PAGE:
Saturday, April 27, 2013

Now It's Spring For Sure

The magnolia tree is blooming:

The garden is taking shape:

And motorcycles are popping up everywhere:

I went to the license bureau yesterday morning and got things squared away on the license plate for the bike. And since it was such a beautiful day, after I mowed the back yard I figured I'd get started on the Square Foot Garden. There's a place just north of Surly that has the vermiculite and compost I needed, so I shot up there to get that, dropped off the paper plate for the bike and went to work mixing up the Mel's Mix after I got back home. Surly then showed up just before dark with the bike. 

Things are blooming, garden's taking shape and there's a new motorcycle in the barn. Pretty good day for Shop Teacher Bob. 

Thursday, April 25, 2013

It Must Be Spring

You can tell by the birds-nest.

I started the unit on MIG welding this week with my Intro classes. Having taught this stuff for many a year, I've got a pretty good idea of what to expect when rookies pick up a MIG gun - a birds-nest at the feeder being one of them. The simplest explanation as to what is and what causes a birds-nest is the wire can't feed through the torch when you pull the trigger, usually because of an obstruction on the contact tip. However if you continue to pull the trigger the drive rolls are going to continue to feed the wire and it's got to go somewhere, so it will ball up like in the top photo. This one was done in some other class - I just happened to notice it while walking by.

This big old gob of wire was formed by one of my guys, however. It was much more impressive when it was all poking out from under the cover on the wire feeder. In fact, I'm thinking it might be the all time record size birds-nest of my career. There were actually another couple of pieces of wire that I had cut out before I was able to get this wad out of there. Before you say anything like maybe you should warn them about this, I told them not once, not twice, not three times, but four times: "When you're welding and the wire quits coming out, quit squeezing the trigger." Often times, it pays to heed the warnings of those with a little more experience.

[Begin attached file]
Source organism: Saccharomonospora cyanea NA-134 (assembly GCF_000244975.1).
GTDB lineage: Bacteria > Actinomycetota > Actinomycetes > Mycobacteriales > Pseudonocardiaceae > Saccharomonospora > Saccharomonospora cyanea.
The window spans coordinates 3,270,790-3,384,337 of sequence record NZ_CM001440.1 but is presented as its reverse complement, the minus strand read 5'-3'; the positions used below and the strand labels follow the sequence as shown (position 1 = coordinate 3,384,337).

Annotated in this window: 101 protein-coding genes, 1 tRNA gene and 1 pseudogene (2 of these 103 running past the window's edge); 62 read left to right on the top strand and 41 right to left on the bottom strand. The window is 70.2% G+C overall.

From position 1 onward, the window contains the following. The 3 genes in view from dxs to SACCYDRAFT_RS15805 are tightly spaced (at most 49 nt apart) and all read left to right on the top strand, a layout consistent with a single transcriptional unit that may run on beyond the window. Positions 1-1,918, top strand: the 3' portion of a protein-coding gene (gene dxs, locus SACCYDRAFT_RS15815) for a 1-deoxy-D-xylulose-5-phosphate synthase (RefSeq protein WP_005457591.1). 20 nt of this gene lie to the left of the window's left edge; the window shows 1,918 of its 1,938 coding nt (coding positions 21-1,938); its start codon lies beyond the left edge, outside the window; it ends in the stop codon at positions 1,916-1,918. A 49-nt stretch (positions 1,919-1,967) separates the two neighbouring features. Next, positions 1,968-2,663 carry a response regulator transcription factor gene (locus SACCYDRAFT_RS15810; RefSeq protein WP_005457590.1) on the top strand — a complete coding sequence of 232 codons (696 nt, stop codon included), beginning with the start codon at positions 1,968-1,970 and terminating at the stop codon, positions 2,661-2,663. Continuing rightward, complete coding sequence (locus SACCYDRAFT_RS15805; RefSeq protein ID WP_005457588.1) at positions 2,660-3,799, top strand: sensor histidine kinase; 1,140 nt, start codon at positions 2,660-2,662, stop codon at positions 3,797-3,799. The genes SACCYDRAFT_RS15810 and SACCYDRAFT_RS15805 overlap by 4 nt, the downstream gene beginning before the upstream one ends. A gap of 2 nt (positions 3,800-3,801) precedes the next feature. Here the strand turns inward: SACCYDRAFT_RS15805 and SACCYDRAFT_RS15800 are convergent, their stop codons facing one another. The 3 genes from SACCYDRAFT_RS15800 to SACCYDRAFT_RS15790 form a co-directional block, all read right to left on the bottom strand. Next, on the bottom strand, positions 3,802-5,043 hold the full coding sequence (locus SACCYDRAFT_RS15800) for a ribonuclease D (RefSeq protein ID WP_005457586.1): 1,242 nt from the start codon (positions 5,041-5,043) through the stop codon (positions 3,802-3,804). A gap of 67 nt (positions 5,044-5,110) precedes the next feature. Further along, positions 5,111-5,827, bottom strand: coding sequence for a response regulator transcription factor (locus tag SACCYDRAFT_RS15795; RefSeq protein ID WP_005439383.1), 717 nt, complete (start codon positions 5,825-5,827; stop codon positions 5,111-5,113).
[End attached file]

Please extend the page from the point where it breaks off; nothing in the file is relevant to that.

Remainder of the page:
Other than this one, things actually have gone pretty well. The classes in general seem to have been successful. Now that the classes are nearing completion, everyone can at least weld a little bit, I got evaluated by my supervisor and that went about like it used to in the early days at the high school - five minutes with the boss while he filled out the form and then: "Sign here. I'll flower it up a little and give you a copy." Perfect. No muss, no fuss. The students are learning and everybody's happy. Ain't life grand.

Wednesday, April 24, 2013

Doin' Sum Math - A Good Sine

I'm working on making a little covered rack for the firewood to put behind the barn. Pretty simple construction - 4x4 corner posts and some 2x4's to hold the logs and fasten the roof sheets to. The roof is going to have a 3/12 pitch but in order to set the proper angle on the miter saw the 3/12 has to be converted to a degree measurement or you can solve it several other ways. Lay out the boards with the framing square or easier still with a Speed Square and cut to the line. Since the ends of the rack are only 3' wide by 6' high just lay it out on the floor and transfer the angle with a sliding bevel gauge. Easy to keep things square when putting it together that way as well.

However, when I was at the high school I did a little unit on layout every year so the boys would be exposed to at least a little higher level math. I had a handout that had some of the most common conversions as well as the common trig functions. We'd run through some sample problems using both the trig tables in the back of a couple of my old books and solving it with a scientific calculator. The main point was that if you want to solve for any angle or side of a right triangle, you could do it in a matter of seconds with the proper tools. Really easy, so no reason not to be able to do it.

Until you retire and can't find a math book or a scientific calculator. Took me about ten minutes the other day going through some of my junk to find the book. I used to keep it in the bottom left drawer of my desk when I was at the high school - two high schools in fact. Don't know how long I've owned the book but I bought it for a buck. It was originally published in 1917. Even though it's close to 100 years old, the answers are still right. Unlike the calculator I came up with. I found it right away but couldn't figure out why the answer kept coming up wrong. Side opposite divided by the side adjacent, hit the second function button, TAN and Viola! Except it was wrong. Been so long since I had used that calculator for anything other than balancing the checkbook, I had neglected to set it to degrees before I started.  Now both the book and the calculator are going to take up residence in the wood shop. "You'll use 'em if you can find 'em."